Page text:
F - Server side techniques --> the location should be in the source code (not the generated content)

G - SMIL techniques --> the location should be in the SMIL files

H - Plain text techniques --> the location should be in the plain text documents


[1] - [http://www.w3.org/TR/WCAG20-TECHS/]

Regards,
 CI.

 
--------------------------------------

Carlos Iglesias

CTIC Foundation
Science and Technology Park of Gijón
33203 - Gijón, Asturias, Spain 

phone: +34 984291212
fax: +34 984390612
email: carlos.iglesias@fundacionctic.org
URL: http://www.fundacionctic.org




> > 
> > Hi everybody,
> > 
> > Comments inline:
> >  
> >> I would like to start thinking on that problem looking that from 
> >> different stakeholders point of view:
> >>
> >> Evaluation Tool Developers: For tools aiming at just evaluating 
> >> rendered pages I don't think source pointer would be useful. 
> >> Regarding tools that aiming at source code level (don't know any 
> >> yet!) such an info could be useful.
> >>
> >> Authoring Tool Developers: Same applies here.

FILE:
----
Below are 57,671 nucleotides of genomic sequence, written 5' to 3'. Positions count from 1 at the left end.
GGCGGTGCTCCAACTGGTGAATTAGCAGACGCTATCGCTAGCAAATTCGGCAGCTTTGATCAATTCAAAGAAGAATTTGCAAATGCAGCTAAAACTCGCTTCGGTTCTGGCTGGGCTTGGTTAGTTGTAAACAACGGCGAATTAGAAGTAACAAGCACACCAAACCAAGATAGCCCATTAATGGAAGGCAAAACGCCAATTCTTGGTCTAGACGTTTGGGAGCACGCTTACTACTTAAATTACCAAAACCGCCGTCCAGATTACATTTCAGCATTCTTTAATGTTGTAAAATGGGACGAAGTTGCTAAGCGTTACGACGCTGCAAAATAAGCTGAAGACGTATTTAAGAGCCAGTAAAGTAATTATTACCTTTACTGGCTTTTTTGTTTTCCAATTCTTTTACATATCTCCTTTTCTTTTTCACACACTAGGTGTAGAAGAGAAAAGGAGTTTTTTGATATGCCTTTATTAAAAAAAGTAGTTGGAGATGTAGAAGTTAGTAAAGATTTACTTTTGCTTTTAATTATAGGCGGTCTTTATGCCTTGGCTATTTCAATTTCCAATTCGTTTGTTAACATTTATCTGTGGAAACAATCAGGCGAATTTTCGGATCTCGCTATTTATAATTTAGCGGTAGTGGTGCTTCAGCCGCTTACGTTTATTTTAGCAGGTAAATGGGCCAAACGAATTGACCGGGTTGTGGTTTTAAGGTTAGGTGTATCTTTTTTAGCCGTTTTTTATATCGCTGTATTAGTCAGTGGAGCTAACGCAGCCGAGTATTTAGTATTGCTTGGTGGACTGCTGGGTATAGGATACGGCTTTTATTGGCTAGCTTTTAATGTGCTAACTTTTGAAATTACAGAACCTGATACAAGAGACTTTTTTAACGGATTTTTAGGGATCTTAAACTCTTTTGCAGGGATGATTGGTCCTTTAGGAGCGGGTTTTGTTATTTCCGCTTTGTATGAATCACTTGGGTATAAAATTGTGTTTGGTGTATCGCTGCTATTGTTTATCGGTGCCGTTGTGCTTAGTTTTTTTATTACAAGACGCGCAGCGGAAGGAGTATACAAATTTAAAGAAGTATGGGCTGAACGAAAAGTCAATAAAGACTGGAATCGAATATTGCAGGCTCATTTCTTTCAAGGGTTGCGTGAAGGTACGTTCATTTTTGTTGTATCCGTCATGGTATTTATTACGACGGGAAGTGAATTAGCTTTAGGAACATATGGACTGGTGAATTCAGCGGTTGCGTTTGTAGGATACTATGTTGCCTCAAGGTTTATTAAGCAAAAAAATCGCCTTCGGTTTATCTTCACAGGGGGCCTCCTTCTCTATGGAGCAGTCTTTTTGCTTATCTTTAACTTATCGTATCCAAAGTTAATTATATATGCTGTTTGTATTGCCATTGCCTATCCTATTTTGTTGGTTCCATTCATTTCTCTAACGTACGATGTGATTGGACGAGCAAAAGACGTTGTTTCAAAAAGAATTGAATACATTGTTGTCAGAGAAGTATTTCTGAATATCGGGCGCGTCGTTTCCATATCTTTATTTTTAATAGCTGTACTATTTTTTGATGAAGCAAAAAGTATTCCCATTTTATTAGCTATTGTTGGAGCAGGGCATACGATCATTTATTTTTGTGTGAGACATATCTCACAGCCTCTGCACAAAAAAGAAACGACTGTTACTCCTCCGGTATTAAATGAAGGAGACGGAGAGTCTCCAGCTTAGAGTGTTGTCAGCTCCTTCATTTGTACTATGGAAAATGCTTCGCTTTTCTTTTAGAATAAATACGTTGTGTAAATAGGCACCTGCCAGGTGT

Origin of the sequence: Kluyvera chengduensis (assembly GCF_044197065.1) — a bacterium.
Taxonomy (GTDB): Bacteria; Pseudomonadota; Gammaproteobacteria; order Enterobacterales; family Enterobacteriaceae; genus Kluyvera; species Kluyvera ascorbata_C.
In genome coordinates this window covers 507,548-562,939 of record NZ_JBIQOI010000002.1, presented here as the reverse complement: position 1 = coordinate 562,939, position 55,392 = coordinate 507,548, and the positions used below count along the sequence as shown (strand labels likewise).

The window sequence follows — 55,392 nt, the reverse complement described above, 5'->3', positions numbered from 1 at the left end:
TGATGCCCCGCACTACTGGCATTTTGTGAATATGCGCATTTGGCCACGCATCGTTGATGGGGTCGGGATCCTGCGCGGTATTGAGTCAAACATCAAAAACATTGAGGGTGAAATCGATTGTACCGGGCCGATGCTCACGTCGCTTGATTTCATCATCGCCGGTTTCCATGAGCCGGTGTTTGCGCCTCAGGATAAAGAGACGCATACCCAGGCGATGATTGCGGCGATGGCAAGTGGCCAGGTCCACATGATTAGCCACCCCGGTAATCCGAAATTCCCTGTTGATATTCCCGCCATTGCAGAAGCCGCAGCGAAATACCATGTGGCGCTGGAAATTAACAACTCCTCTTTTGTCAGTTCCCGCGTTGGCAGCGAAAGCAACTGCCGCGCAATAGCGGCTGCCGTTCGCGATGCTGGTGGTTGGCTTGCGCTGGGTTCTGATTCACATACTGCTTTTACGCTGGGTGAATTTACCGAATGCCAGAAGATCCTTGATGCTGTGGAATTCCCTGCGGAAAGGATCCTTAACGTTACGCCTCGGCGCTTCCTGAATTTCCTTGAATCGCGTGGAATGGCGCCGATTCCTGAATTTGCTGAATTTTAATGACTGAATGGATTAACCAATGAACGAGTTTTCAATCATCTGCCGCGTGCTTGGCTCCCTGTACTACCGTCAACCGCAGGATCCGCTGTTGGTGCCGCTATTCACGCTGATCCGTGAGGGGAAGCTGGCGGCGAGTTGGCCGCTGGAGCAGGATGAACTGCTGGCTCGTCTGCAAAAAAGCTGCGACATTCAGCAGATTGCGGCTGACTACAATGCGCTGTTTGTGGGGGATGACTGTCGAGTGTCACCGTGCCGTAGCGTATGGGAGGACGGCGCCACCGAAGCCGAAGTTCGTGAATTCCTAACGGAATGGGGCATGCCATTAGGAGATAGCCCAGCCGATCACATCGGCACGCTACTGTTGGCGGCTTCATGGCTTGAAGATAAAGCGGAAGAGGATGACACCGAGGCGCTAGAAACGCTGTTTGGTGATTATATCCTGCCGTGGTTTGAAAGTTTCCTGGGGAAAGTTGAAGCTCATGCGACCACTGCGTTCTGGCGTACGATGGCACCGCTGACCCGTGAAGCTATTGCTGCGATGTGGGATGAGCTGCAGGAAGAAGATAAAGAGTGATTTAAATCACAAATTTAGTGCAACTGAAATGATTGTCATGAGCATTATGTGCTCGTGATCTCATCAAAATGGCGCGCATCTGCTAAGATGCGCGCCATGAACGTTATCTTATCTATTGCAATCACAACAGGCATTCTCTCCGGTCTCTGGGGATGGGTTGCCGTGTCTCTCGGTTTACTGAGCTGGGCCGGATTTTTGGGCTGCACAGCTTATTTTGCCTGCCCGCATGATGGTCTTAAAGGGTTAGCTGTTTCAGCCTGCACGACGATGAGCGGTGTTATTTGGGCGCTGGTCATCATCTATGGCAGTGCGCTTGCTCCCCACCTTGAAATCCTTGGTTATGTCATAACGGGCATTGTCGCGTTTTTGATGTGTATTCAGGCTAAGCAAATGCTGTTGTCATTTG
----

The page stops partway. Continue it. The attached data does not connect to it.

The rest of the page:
> >>
> >> User Agent Developers: Don't care about server-side probably care 
> >> about js.
> >>
> >> Web Content Developers or even for education purposes: 
> Both pointers 
> >> would be useful.
> > 
> > Totally agree.
> > 
> >> Test case authors (;)): Might be difficult to point to 
> rendered page 
> >> (must setup server). More overhead having both pointers.
> > 
> > It's suppossed you (or the TF) need to test the test cases 
> at some point, so you need to setup a server anyway.
> > 
> >>>> As you can see, in example sc2.5.1_l1_003 the locations
> >> refer to the
> >>>> server-side language (JSP in this case) not to the interpreted 
> >>>> content (what an user agent gets).
> >>>> (...)
> >>>> This is obviously a problem that increases when you use